Morning Roundup: Oct. 9, 2019

Rutgers coach shares daughter’s heroin struggle. Young Brits create safe and sober space for marginalized people. Black Sabbath guitarist supports James Hetfield’s recovery.

Perspective: The Secret Life of a Heroin Addict [NY Daily News]
For this man, a successful career went hand in hand with his heroin use. No one had a clue. “Unlike the so-called gateway drugs, which made me uncomfortably intoxicated, I could function on heroin.” 

Illinois Aims To Give Those Affected By the Drug War a Leg Up in Cannabis Industry [Will Radio]
People who qualify as “social equity applicants” who want to get in on the ground floor of the cannabis industry will be given a boost by the state government’s new marijuana policy. The policy will take effect in 2020.

Kat Von D, Over a Decade Sober, Visits Bam Margera in Rehab [Yahoo]
Tattoo artist Kat Von D visited Bam Margera in rehab and shared her own recovery journey. “You quickly realize who your real friends are when you make such big changes.”  

Why We Need More Sober Safe Spaces for Marginalized Communities [i-D]
A group of young Brits host sober gatherings catered to the QTIBPOC (queer, transgender, intersex and non-binary black people and people of color) community—hoping to provide a space that is safe from judgment and marginalization.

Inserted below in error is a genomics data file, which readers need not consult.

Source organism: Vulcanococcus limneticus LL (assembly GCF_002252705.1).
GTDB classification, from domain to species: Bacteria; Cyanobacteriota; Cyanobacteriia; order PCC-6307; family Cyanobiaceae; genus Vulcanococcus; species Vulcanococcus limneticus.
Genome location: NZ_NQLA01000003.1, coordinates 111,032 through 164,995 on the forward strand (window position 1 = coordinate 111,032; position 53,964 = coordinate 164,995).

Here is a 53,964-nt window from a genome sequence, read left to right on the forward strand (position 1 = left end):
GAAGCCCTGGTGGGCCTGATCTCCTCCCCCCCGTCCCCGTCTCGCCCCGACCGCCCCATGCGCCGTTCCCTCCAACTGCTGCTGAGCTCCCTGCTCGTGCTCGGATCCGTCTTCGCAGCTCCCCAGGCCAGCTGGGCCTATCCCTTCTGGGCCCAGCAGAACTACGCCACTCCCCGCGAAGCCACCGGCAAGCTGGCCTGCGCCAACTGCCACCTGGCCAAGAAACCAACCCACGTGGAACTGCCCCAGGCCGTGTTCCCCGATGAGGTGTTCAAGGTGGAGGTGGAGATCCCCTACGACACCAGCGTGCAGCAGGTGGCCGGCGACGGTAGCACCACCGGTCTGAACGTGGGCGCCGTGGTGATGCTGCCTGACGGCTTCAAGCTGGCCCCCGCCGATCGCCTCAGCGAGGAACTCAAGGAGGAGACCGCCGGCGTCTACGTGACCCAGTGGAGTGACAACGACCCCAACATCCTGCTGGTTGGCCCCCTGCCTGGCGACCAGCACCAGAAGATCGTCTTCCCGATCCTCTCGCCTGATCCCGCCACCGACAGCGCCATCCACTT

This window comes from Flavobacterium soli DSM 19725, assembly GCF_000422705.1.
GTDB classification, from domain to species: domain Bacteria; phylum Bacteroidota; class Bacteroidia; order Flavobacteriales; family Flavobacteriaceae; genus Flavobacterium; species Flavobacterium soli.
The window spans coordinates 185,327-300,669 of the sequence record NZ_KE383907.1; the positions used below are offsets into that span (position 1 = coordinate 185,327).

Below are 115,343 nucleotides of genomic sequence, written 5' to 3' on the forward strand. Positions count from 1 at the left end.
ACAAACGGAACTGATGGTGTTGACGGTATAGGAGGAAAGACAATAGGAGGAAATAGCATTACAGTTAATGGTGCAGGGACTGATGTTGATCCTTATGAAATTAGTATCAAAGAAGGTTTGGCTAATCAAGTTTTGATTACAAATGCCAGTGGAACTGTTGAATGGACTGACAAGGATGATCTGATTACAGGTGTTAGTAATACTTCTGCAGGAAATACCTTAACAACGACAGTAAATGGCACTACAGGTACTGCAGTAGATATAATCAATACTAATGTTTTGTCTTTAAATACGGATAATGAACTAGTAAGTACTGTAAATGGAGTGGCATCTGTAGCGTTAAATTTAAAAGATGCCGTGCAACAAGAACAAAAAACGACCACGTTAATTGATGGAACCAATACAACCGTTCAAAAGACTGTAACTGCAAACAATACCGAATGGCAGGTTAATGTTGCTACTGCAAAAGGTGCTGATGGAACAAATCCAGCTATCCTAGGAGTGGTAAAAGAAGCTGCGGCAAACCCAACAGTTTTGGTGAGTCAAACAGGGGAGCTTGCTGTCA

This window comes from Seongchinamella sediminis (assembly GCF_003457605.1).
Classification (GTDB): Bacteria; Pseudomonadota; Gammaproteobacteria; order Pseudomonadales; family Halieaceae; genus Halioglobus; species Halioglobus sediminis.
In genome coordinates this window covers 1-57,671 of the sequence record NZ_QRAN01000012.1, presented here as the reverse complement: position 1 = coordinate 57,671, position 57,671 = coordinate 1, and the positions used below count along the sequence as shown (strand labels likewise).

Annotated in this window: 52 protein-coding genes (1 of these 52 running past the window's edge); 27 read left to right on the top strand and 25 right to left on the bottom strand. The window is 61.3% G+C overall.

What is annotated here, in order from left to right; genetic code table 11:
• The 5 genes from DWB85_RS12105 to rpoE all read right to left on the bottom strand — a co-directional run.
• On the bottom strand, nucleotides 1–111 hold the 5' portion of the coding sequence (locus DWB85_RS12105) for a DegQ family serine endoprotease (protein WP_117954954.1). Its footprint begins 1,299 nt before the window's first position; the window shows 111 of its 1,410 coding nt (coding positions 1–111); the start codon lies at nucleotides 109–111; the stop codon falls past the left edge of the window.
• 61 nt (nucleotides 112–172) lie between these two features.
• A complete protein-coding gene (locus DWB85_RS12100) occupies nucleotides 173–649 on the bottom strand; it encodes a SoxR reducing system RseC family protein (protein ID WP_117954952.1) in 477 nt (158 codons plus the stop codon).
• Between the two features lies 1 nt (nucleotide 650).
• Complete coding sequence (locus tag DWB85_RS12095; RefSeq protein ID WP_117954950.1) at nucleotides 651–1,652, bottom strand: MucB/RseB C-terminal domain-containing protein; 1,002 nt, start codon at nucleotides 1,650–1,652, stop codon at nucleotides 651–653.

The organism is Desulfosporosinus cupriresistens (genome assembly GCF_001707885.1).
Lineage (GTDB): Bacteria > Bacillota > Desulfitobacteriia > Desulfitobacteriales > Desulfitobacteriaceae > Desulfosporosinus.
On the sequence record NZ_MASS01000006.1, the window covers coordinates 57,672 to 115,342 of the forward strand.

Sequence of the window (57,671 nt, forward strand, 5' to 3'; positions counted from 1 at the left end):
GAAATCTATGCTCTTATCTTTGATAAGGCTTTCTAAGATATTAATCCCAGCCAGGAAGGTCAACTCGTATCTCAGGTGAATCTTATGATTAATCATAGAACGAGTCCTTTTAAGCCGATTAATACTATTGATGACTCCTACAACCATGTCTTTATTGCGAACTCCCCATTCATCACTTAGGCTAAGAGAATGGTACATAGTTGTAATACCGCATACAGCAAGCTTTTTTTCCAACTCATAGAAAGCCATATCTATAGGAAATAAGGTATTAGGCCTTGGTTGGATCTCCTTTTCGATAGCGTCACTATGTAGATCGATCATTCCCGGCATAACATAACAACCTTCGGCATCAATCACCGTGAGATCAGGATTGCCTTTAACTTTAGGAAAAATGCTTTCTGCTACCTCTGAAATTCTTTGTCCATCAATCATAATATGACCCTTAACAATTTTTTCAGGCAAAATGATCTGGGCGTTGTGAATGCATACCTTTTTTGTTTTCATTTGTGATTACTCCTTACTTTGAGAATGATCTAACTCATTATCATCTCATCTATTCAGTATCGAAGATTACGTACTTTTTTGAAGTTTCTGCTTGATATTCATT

For Rutgers Basketball’s Greg Vetrone, Knocking Out Opioid Epidemic is Personal [NJ.com]
Rutgers director of player development, Greg Vetrone, revealed that his daughter is battling heroin use disorder. She has one more chance before she’ll lose custody of her seven-month-old son. “I’ll never stop fighting for my daughter.”

Kelly Macdonald: Making ‘Trainspotting 2’ Was More Sober Than the Original [Radio X]
Trainspotting star Kelly Macdonald said that making the sequel was a more sober experience than the first film, alongside Ewan McGregor, Robert Carlyle and more. “Everybody was super fit and healthy.” 

Robbie Robertson: ‘I Didn’t Know Anybody Who Didn’t Do Drugs’ [Guardian]
Guitarist Robbie Robertson of the Band, which played for Bob Dylan, reflected on the “brotherhood” (the band) and some of the members’ heroin use. “I didn’t know anybody that didn’t do drugs. I was such a normal.” 

Black Sabbath’s Tony Iommi Cheers on James Hetfield in Quest for Sobriety [Rolling Stone] 
“You’ve done the right thing seeking help—I’m thinking of you, my friend, and wishing you all the very best on your recovery,” said the Black Sabbath guitarist to Metallica’s James Hetfield, who recently entered a treatment program for alcohol.

View the original article at thefix.com

Wed, October 9, 2019| The Fix|In Addiction News

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